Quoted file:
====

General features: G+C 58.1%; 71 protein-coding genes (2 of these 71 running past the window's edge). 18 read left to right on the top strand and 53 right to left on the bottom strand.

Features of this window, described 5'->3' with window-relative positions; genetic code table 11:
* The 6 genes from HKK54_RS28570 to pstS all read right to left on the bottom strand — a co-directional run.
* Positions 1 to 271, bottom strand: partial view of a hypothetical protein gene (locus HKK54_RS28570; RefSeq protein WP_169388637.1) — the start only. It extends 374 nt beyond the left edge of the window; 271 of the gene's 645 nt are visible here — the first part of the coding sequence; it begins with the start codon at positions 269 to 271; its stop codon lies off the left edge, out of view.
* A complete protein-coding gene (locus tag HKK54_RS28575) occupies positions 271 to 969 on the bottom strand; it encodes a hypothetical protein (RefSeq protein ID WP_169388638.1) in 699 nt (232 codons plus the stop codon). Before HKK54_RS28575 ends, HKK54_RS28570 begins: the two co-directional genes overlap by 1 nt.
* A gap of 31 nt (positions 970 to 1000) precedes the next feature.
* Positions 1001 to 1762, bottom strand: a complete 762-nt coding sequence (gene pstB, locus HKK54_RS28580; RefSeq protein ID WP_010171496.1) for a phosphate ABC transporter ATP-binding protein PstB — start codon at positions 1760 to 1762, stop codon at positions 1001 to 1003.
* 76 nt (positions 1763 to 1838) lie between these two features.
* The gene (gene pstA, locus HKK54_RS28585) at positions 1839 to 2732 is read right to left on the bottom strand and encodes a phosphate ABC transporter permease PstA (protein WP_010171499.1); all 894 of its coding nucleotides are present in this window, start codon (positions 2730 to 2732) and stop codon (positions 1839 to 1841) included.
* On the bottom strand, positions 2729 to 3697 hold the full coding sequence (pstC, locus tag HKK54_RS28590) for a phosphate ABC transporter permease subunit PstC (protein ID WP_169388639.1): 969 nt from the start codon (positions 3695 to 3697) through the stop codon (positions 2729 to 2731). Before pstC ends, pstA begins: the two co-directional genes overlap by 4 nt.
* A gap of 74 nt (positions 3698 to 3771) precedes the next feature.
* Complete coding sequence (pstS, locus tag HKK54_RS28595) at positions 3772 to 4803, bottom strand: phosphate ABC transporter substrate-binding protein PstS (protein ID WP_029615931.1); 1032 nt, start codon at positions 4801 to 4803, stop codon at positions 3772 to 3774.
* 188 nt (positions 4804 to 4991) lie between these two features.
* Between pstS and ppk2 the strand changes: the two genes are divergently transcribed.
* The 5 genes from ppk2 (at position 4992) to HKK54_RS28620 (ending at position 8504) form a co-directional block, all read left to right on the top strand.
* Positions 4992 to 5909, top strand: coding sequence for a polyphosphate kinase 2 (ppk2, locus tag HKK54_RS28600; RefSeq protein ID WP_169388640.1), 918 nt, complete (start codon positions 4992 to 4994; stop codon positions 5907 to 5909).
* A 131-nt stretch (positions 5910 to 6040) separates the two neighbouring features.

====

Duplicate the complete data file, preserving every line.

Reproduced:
General features: G+C 58.1%; 71 protein-coding genes (2 of these 71 running past the window's edge). 18 read left to right on the top strand and 53 right to left on the bottom strand.

Features of this window, described 5'->3' with window-relative positions; genetic code table 11:
* The 6 genes from HKK54_RS28570 to pstS all read right to left on the bottom strand — a co-directional run.
* Positions 1 to 271, bottom strand: partial view of a hypothetical protein gene (locus HKK54_RS28570; RefSeq protein WP_169388637.1) — the start only. It extends 374 nt beyond the left edge of the window; 271 of the gene's 645 nt are visible here — the first part of the coding sequence; it begins with the start codon at positions 269 to 271; its stop codon lies off the left edge, out of view.
* A complete protein-coding gene (locus tag HKK54_RS28575) occupies positions 271 to 969 on the bottom strand; it encodes a hypothetical protein (RefSeq protein ID WP_169388638.1) in 699 nt (232 codons plus the stop codon). Before HKK54_RS28575 ends, HKK54_RS28570 begins: the two co-directional genes overlap by 1 nt.
* A gap of 31 nt (positions 970 to 1000) precedes the next feature.
* Positions 1001 to 1762, bottom strand: a complete 762-nt coding sequence (gene pstB, locus HKK54_RS28580; RefSeq protein ID WP_010171496.1) for a phosphate ABC transporter ATP-binding protein PstB — start codon at positions 1760 to 1762, stop codon at positions 1001 to 1003.
* 76 nt (positions 1763 to 1838) lie between these two features.
* The gene (gene pstA, locus HKK54_RS28585) at positions 1839 to 2732 is read right to left on the bottom strand and encodes a phosphate ABC transporter permease PstA (protein WP_010171499.1); all 894 of its coding nucleotides are present in this window, start codon (positions 2730 to 2732) and stop codon (positions 1839 to 1841) included.
* On the bottom strand, positions 2729 to 3697 hold the full coding sequence (pstC, locus tag HKK54_RS28590) for a phosphate ABC transporter permease subunit PstC (protein ID WP_169388639.1): 969 nt from the start codon (positions 3695 to 3697) through the stop codon (positions 2729 to 2731). Before pstC ends, pstA begins: the two co-directional genes overlap by 4 nt.
* A gap of 74 nt (positions 3698 to 3771) precedes the next feature.
* Complete coding sequence (pstS, locus tag HKK54_RS28595) at positions 3772 to 4803, bottom strand: phosphate ABC transporter substrate-binding protein PstS (protein ID WP_029615931.1); 1032 nt, start codon at positions 4801 to 4803, stop codon at positions 3772 to 3774.
* 188 nt (positions 4804 to 4991) lie between these two features.
* Between pstS and ppk2 the strand changes: the two genes are divergently transcribed.
* The 5 genes from ppk2 (at position 4992) to HKK54_RS28620 (ending at position 8504) form a co-directional block, all read left to right on the top strand.
* Positions 4992 to 5909, top strand: coding sequence for a polyphosphate kinase 2 (ppk2, locus tag HKK54_RS28600; RefSeq protein ID WP_169388640.1), 918 nt, complete (start codon positions 4992 to 4994; stop codon positions 5907 to 5909).
* A 131-nt stretch (positions 5910 to 6040) separates the two neighbouring features.